Activists, political leaders and people around the country are demanding reparations for Black residents. But what do reparations look like? And how do Asheville’s reparations efforts measure up to those of other cities?
The eighth annual African Americans in Western North Carolina and Southern Appalachia Conference, presented by UNC Asheville, will examine both local and national reparations Saturday, Nov. 6. The free event takes place virtually 10 a.m.-4 p.m. and is open to the public.
This year’s theme, Reparations, Revelations and Racial Justice: The Path Forward, will explore reparations efforts through a panel discussion and keynote speakers. Participants include former Asheville City Council member Keith Young; Rob Thomas of the Racial Justice Coalition; Dwight Mullen, UNCA professor emeritus and creator of The State of Black Asheville, an undergraduate research project that provides data about and analysis of racial disparities in Asheville; and Gholdy Muhammad, author of Cultivating Genius: An Equity Framework for Culturally and Historically Responsive Literacy.
“When I think of reparations, I think of giving children and people in general what they need to thrive and to fill those gaps of what was not provided for them in terms of equity for all,” says Muhammad, a professor of language and literacy at Georgia State University who specializes in education equity. “We can have all of what our children need. We don’t have to have an either/or dilemma. We can have the skills and the state standards, but also the identity, the equity and the joy.”
The event will also feature presentations from UNCA faculty and students on initial findings from the Urban Renewal Archival Database and the Lost Black Wealth Study. A virtual exhibit, Black in Black on Black, will explore the lives and contributions of African American communities in Western North Carolina.
Asheville made national headlines in July 2020 after becoming one of the first cities in the country to pass a reparations resolution. The language charged the city with establishing a new commission to make short-, medium- and long-term recommendations to “address the creation of generational wealth” in the Black community and to “make significant progress toward repairing the damage caused by public and private systemic racism.” At a June 8 meeting, Asheville City Council voted to appropriate $2.1 million from the sale of city-owned land to establish initial funding for the program.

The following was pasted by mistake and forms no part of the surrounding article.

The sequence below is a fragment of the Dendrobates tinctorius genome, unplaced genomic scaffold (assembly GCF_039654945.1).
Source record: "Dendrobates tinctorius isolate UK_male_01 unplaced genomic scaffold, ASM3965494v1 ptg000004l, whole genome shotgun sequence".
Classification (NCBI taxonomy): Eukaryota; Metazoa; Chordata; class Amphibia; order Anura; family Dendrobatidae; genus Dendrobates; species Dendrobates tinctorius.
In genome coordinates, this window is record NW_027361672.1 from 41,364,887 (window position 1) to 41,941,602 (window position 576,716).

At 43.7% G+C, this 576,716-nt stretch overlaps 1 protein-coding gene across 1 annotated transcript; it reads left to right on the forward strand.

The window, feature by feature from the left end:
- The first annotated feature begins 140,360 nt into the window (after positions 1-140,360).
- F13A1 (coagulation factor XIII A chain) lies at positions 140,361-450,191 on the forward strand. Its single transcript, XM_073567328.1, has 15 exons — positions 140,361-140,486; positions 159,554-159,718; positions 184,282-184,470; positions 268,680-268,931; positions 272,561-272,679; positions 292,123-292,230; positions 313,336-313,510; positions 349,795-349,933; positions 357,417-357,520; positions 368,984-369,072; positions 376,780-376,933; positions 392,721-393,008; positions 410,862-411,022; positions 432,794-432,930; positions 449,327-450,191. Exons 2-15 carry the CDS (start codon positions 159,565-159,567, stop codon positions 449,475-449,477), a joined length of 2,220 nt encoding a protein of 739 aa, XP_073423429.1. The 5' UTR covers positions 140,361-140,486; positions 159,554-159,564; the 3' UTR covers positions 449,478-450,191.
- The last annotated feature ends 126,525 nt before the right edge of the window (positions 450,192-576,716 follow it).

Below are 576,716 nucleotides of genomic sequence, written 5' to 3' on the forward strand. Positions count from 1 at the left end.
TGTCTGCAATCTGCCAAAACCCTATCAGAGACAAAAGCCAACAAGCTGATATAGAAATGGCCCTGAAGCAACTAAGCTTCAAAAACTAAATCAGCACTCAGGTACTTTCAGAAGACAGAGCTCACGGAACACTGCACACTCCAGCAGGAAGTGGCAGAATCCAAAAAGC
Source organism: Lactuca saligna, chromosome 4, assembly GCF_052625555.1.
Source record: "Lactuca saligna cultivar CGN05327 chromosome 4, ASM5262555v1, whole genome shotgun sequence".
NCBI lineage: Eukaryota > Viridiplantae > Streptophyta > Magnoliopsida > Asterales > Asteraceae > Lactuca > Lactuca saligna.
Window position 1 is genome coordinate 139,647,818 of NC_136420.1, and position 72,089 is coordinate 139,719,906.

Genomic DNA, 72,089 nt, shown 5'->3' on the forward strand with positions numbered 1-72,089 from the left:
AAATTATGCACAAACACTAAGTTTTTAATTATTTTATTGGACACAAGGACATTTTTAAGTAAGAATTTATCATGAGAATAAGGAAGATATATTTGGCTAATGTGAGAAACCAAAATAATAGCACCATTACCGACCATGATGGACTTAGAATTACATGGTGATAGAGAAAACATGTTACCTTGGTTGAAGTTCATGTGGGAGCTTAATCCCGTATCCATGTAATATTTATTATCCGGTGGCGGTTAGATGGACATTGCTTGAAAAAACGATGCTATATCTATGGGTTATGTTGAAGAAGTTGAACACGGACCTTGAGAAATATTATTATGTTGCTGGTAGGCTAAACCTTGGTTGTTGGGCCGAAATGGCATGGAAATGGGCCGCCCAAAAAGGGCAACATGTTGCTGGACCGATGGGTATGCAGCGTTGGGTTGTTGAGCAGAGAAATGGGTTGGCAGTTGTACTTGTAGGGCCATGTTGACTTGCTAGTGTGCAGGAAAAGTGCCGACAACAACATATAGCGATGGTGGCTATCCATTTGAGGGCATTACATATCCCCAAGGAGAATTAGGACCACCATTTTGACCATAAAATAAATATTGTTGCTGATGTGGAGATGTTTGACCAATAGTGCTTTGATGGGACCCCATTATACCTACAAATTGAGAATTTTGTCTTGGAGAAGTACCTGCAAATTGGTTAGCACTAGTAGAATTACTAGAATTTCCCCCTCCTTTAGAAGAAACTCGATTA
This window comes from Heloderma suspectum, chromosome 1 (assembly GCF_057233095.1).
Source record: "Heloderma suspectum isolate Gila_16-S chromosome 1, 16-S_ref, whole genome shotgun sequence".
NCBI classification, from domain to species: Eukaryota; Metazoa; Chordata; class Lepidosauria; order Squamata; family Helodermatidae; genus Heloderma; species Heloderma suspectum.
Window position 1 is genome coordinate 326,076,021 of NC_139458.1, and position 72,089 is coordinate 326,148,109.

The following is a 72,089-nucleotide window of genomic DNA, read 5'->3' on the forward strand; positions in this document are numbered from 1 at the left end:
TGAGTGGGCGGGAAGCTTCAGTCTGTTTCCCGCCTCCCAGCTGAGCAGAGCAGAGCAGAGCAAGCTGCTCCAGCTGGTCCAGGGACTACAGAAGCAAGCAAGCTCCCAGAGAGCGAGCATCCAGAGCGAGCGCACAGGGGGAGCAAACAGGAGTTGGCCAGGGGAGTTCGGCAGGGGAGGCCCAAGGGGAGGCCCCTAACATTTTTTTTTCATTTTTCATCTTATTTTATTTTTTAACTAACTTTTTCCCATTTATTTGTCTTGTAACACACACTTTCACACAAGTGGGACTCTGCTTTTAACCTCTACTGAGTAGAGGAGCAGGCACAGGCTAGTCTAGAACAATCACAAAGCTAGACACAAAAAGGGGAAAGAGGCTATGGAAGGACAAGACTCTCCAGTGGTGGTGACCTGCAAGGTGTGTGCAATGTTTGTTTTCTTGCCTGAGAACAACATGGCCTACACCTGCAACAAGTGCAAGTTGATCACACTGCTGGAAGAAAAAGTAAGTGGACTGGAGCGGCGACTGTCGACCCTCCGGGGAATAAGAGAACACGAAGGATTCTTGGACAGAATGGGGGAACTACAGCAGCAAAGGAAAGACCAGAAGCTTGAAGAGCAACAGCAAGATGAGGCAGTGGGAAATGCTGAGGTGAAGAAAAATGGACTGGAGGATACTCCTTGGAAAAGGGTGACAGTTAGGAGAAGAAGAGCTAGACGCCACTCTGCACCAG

“Resolutions are great beginnings,” says Tiece Ruffin, one of the event’s organizers and the interim director of Africana Studies at UNC Asheville. “It’s wonderful to have a legal document moving forward to say, ‘This is what we’re committed to, and we apologize.’ However, what do we do next? How do we actualize this so that it moves beyond promises and things we think are great ideas to actually moving the needle to have a paradigm for justice?”
Asheville’s resolution supporting reparations had called for a joint city and county Community Reparations Commission to be established by July. The city has failed to meet that and other deadlines related to reparations, causing some community members to criticize the process.
City Manager Debra Campbell hired consulting firm TEQuity for $366,000 to manage the program in September. The consulting fee will come out of the $2.1 million already set aside for reparations.
Applications for the commission opened Oct. 18 and will be accepted through Monday, Nov. 15.
Debra Clark Jones, president of TEQuity, told Council on Oct. 12 that appointments will be finalized by January. An Oct. 20 city press release also acknowledges community calls for the selection to be an “inclusive process that engages our Black community members” and linked to an online survey that asks for feedback on the application and nomination methods.
“I am aware that there are some community members that believe that the process has not fully engaged the community,” says Ruffin. “I appreciate community members that have questioned the process because I believe that the community should engage as critical thinkers.”
Young, who helped develop the reparations resolution but has been critical of Ashevile’s progress on racial equity since losing reelection in 2020, adds that the city should take unprecedented efforts to reach Asheville’s roughly 11,000 Black residents. He suggests that a door-to-door campaign similar to that used during the U.S. census should be considered to ensure as much participation as possible.
“Every Black voice needs to be heard in some way, shape or form. We only have a small percentage of Black folks in Asheville. There needs to be an effort like nothing before for community engagement,” Young maintains.
“Everybody can’t be a city manager. Everyone can’t be mayor or sit on Council. … Only a handful are going to be picked to represent their communities on [the Reparations Commission],” he continues. “But what everybody can do is lend their voice.”
More information and registration for the event are available at avl.mx/apk.